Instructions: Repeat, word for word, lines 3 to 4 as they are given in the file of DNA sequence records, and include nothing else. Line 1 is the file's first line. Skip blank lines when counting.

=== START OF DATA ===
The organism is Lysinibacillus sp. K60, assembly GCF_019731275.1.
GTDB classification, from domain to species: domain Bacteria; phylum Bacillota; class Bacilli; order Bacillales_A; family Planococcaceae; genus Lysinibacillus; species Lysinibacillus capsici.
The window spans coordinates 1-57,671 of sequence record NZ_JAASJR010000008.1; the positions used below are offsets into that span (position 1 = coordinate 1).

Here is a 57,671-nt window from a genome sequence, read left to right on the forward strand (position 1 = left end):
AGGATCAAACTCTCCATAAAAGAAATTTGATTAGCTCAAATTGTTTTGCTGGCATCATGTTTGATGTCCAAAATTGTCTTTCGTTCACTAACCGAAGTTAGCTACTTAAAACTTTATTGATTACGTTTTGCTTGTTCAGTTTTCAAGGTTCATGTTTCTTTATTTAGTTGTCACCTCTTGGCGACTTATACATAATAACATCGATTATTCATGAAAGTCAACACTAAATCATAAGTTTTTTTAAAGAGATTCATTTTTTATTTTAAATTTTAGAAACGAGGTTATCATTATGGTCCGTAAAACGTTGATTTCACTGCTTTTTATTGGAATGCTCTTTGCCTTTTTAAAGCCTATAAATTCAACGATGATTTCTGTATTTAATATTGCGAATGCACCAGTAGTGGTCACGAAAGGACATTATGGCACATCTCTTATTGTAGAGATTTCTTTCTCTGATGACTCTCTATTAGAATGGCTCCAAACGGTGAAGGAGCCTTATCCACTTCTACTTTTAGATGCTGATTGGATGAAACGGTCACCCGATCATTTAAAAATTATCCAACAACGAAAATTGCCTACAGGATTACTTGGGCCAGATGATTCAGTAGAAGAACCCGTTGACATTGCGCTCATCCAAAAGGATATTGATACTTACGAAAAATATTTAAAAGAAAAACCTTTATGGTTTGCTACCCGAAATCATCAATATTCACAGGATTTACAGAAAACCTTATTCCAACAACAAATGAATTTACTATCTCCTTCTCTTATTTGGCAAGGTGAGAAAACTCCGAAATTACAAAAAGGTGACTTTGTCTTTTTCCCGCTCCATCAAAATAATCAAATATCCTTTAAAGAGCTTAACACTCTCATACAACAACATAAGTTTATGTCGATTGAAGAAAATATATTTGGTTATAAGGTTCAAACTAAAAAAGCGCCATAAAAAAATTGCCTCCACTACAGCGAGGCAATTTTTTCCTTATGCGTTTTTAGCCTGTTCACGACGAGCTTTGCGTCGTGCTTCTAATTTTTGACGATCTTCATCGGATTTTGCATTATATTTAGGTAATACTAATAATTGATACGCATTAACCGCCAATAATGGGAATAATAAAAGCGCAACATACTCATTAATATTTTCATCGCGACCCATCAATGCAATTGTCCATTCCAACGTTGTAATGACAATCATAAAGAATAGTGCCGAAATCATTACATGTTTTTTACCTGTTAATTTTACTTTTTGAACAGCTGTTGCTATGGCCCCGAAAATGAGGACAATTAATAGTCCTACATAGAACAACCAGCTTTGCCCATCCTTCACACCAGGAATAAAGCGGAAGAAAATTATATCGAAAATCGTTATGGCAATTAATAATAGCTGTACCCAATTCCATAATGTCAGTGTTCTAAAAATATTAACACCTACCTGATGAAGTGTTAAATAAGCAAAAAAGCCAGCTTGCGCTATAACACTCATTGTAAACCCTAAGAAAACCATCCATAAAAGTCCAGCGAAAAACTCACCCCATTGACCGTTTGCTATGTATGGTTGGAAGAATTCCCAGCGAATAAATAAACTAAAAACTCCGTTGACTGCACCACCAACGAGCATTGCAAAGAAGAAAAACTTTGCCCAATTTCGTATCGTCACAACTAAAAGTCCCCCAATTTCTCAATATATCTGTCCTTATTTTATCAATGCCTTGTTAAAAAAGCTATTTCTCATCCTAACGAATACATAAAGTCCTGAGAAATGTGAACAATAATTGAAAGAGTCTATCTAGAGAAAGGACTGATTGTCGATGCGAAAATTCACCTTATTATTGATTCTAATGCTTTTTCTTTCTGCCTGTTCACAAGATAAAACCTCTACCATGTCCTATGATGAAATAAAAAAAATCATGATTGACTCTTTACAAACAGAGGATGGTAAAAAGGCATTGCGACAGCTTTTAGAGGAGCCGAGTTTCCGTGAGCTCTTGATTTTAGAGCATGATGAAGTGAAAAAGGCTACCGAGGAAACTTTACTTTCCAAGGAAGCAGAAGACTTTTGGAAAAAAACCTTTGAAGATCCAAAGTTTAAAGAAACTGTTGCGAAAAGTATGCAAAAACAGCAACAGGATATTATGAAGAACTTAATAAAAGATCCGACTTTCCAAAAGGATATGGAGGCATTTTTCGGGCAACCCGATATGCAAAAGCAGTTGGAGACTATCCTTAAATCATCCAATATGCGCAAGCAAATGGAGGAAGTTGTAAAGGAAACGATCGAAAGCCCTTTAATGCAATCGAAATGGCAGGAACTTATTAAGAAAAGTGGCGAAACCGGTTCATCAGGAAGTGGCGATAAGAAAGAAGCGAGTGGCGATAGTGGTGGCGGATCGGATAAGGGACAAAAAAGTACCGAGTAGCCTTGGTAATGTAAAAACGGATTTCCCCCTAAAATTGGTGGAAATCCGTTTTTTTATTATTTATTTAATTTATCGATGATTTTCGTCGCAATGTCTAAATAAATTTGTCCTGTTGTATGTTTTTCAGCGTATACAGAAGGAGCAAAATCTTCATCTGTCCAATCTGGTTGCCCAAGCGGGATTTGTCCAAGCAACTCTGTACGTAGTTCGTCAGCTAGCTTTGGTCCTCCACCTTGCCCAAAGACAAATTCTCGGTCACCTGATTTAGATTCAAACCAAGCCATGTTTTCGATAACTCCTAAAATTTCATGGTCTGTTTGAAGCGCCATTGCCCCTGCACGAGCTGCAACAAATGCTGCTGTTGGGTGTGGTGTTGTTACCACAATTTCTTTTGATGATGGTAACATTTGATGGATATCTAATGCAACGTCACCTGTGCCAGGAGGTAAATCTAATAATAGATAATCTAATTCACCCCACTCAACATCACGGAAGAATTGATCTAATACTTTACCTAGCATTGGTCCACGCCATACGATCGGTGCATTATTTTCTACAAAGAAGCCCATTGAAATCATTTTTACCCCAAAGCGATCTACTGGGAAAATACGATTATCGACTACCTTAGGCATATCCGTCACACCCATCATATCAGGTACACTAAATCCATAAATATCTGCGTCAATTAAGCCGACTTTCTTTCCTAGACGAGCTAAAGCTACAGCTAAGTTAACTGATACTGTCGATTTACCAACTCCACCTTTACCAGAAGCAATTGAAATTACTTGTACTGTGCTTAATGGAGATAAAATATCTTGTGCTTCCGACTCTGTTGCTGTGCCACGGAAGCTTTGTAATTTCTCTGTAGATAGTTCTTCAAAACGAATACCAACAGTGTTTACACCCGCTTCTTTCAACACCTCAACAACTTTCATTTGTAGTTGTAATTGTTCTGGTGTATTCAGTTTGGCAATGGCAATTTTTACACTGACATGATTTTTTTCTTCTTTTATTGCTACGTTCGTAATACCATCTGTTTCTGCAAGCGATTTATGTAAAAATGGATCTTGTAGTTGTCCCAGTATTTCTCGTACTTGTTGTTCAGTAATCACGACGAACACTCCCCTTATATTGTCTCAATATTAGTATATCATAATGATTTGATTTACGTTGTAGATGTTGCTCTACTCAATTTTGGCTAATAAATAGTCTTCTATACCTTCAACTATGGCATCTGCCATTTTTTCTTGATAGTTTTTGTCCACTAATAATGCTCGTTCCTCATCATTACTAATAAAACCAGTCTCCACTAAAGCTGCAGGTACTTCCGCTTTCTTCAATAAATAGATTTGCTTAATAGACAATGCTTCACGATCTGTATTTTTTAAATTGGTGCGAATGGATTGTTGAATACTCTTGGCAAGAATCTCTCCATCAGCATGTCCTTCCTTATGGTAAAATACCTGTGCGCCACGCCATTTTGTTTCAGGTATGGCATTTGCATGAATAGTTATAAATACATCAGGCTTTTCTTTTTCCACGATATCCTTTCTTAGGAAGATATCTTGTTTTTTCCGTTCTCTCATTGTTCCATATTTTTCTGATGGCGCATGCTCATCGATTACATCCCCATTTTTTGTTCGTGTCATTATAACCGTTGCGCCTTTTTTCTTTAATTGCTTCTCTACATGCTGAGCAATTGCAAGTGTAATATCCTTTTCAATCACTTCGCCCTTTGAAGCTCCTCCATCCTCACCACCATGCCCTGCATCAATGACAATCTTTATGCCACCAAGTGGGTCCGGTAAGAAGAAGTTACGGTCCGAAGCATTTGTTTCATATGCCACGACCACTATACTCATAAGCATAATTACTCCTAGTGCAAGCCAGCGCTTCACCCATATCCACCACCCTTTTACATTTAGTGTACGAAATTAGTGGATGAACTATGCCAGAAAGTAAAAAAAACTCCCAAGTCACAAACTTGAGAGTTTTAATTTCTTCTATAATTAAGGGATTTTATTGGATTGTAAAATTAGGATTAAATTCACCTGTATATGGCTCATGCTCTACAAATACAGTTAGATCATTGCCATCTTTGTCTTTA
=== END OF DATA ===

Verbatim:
The window spans coordinates 1-57,671 of sequence record NZ_JAASJR010000008.1; the positions used below are offsets into that span (position 1 = coordinate 1).

Here is a 57,671-nt window from a genome sequence, read left to right on the forward strand (position 1 = left end):